Both shows were memorable, with performances of songs I hadn’t heard in the handful of times I’d seen him previously: “Employee of the Month,” from his Dim Stars, Bright Sky album and the heartbreaking “Ultimately Yrs.” from Freedom Is… The second set was looser, as you might expect. He likes to chat to his audience, and his between-songs musings are self-effacing and often very funny; he has an easy rapport with audiences that only enhances the inclusive, personable mood of his solo shows. As his music has proved for three decades now, he has a gift for direct sentiment, expressed honestly.
At one point, he dedicated a song to the late director Sam Peckinpah (THE WILD BUNCH, BRING ME THE HEAD OF ALFREDO GARCIA), commenting that he wished Sam was still alive and making movies. He strummed a chord and paused, reconsidering the idea. He explained it was hard to accept Peckinpah's movies unconditionally because they’re all fairly misogynist. You can't make excuses for that kind of thing, he continued, “because it's like someone saying, 'We're going to make a movie (calling people) “niggers”… But it'll be good!’ You can't do that," he admonished good naturedly. He went on to amend his endorsement of Peckinpah, clarifying that his movies are full of great parts, “especially PAT GARRETT & BILLY THE KID.”
Later, my date (Sandee Curry, who, coincidentally, immortalized McCabe’s for Not For Tourists) said she didn’t think of Peckinpah's movies as misogynist, at least not based on the handful she'd seen. I’ve seen and liked most of Peckinpah’s movies, but I disagreed with her. For me there was no denying the presence of, at the very least, sexist elements in his work. I suppose you could argue that Peckinpah’s films tend to be set in sexist/misogynist worlds, but then you’d only be making John Doe’s point for him, I think.
But these are strange times. Things that may have come across as misogynist twenty years or more years ago are not necessarily seen that way today, by women or men. This may be at least partly attributable to the more recent development of a philosophy based on reinterpretation and subversion, where one seeks out the kernel of truth or the admirable quality at the core of a broad or stereotypical thing and claim it for yourself, own it. Forty years is enough time for Tura Satana in FASTER, PUSSYCAT! KILL! KILL! to undergo a cultural transformation from men’s sex object to women’s role model, and fifty is enough for pin-up queen Bettie Page to transition from the raincoat crowd to the Camille Paglia set. It may well be that the passage of thirty-odd years has provided adequate distance to reconsider even Susan George’s Amy Sumner in STRAW DOGS.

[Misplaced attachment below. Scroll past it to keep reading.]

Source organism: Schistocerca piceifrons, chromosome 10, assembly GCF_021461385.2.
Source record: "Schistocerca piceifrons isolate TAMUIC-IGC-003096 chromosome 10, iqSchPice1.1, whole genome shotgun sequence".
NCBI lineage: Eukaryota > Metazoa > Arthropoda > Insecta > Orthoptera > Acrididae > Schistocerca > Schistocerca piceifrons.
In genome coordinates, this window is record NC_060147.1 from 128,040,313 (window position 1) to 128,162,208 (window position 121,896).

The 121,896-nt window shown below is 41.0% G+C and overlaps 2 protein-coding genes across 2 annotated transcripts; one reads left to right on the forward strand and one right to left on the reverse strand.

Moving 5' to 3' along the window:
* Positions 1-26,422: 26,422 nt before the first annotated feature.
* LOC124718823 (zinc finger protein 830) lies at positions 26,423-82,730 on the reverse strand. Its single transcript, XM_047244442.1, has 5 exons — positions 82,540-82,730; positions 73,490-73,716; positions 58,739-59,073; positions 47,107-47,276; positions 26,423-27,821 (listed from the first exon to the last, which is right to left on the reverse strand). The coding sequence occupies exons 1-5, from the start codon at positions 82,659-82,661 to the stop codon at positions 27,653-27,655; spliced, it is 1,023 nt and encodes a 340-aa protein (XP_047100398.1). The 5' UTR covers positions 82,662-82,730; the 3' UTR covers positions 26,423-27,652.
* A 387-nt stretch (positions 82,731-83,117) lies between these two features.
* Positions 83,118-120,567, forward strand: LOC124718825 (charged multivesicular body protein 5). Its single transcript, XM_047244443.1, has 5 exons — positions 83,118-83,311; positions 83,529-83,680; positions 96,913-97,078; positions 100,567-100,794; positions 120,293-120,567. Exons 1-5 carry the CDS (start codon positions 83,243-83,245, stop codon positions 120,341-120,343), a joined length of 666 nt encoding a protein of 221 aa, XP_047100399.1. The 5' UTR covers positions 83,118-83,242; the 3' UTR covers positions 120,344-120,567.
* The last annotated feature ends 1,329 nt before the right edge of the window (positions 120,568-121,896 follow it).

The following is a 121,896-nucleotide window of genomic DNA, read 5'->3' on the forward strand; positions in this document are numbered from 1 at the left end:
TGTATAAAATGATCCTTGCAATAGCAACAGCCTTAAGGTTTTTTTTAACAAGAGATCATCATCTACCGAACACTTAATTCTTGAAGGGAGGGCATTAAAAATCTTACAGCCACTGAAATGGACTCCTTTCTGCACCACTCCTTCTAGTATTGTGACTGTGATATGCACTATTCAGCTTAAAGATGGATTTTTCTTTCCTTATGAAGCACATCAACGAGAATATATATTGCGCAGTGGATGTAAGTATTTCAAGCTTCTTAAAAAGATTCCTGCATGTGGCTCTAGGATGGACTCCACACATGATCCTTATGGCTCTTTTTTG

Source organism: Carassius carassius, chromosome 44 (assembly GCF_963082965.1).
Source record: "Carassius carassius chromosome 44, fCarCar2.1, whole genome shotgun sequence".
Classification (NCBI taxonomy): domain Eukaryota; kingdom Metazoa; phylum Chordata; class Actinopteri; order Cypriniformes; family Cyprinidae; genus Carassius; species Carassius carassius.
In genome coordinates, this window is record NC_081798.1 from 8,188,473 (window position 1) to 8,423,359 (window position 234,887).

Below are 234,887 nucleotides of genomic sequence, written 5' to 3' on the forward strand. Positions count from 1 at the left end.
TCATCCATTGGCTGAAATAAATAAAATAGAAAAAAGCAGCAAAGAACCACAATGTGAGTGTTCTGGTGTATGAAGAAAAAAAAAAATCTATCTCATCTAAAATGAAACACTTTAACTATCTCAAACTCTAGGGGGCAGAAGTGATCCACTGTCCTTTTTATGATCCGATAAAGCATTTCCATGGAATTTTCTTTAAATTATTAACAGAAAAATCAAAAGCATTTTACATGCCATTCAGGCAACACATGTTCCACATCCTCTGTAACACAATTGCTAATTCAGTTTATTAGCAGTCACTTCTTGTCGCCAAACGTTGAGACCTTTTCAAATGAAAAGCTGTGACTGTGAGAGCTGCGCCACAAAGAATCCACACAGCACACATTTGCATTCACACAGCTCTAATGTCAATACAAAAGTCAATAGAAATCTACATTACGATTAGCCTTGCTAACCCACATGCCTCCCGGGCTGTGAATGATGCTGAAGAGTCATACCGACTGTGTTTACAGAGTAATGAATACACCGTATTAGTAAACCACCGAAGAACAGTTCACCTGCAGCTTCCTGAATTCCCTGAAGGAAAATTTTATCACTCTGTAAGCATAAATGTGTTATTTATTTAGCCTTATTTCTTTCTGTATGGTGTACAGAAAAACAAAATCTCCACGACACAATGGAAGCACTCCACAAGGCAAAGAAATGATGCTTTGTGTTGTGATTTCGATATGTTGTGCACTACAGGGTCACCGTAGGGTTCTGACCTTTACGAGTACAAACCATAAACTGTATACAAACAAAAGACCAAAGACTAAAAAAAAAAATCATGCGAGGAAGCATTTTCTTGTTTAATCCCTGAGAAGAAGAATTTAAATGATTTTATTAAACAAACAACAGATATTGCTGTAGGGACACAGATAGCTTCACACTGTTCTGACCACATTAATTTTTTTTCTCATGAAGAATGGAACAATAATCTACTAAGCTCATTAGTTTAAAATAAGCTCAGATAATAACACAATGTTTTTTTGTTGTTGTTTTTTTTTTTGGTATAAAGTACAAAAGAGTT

It could also be that many past offenses are dulled when compared with contemporary efforts. The unapologetic machismo of a Sam Peckinpah film is a very different beast from the unapologetic machismo frequently on display in today’s popular culture; the old fears and hatreds somehow swell up a whole lot uglier these days.
But John Doe is someone who rose to prominence through hand-in-glove collaborations with a tremendously gifted and very influential woman, Exene Cervenka, and he continues to work closely in collaboration with female artists. He's also a husband and father to daughters and, as he boasted at the McCabe's shows, is a proud soccer coach to "a group of sixteen-year-old girls" undefeated in their division. And once you’ve gained that kind of perspective, it gets a lot harder to make excuses for what you perceive as misogynist attitudes in other artists’ work, even if you like the rest of it quite a bit.
And whether you agree or disagree with his off-the-cuff reading of Peckinpah, it's somehow reassuring when someone who can draw a crowd makes a point of reminding their audience—perhaps even as they remind themselves—that regardless of talent, nobody's entitled to a pass on the important stuff.